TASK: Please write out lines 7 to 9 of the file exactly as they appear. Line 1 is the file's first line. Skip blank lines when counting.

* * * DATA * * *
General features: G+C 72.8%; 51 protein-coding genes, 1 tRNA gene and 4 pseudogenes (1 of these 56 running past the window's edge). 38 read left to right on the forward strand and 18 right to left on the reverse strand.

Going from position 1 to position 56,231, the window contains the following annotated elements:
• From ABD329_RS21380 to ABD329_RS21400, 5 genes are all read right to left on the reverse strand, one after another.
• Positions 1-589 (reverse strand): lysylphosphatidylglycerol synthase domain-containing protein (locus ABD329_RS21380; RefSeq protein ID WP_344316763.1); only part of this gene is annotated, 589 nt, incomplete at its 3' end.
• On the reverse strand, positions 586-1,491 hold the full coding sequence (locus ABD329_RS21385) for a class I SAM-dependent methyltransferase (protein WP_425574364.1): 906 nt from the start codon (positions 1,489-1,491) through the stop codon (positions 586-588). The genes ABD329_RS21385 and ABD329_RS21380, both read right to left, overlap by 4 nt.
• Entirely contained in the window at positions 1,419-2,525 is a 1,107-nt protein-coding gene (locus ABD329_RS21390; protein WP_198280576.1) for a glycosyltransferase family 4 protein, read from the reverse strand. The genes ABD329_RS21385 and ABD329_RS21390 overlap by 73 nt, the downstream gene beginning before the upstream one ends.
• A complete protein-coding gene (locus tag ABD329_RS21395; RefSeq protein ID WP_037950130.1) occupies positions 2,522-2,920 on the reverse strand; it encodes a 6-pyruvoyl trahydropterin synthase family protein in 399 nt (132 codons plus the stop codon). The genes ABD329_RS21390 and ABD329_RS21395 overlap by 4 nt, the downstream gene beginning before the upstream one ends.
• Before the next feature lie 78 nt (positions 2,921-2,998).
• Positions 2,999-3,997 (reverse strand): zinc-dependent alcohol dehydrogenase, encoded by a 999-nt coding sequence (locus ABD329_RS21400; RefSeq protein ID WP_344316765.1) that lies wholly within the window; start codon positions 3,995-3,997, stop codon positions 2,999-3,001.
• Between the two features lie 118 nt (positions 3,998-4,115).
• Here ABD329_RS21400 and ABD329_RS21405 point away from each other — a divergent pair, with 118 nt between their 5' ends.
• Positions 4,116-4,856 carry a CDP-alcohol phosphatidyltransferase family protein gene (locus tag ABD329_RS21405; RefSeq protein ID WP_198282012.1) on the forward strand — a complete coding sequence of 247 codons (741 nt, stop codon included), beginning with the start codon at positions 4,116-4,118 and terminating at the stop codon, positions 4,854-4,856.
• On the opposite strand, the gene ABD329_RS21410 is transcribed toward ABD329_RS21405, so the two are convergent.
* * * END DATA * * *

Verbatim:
• A complete protein-coding gene (locus tag ABD329_RS21395; RefSeq protein ID WP_037950130.1) occupies positions 2,522-2,920 on the reverse strand; it encodes a 6-pyruvoyl trahydropterin synthase family protein in 399 nt (132 codons plus the stop codon). The genes ABD329_RS21390 and ABD329_RS21395 overlap by 4 nt, the downstream gene beginning before the upstream one ends.
• Before the next feature lie 78 nt (positions 2,921-2,998).
• Positions 2,999-3,997 (reverse strand): zinc-dependent alcohol dehydrogenase, encoded by a 999-nt coding sequence (locus ABD329_RS21400; RefSeq protein ID WP_344316765.1) that lies wholly within the window; start codon positions 3,995-3,997, stop codon positions 2,999-3,001.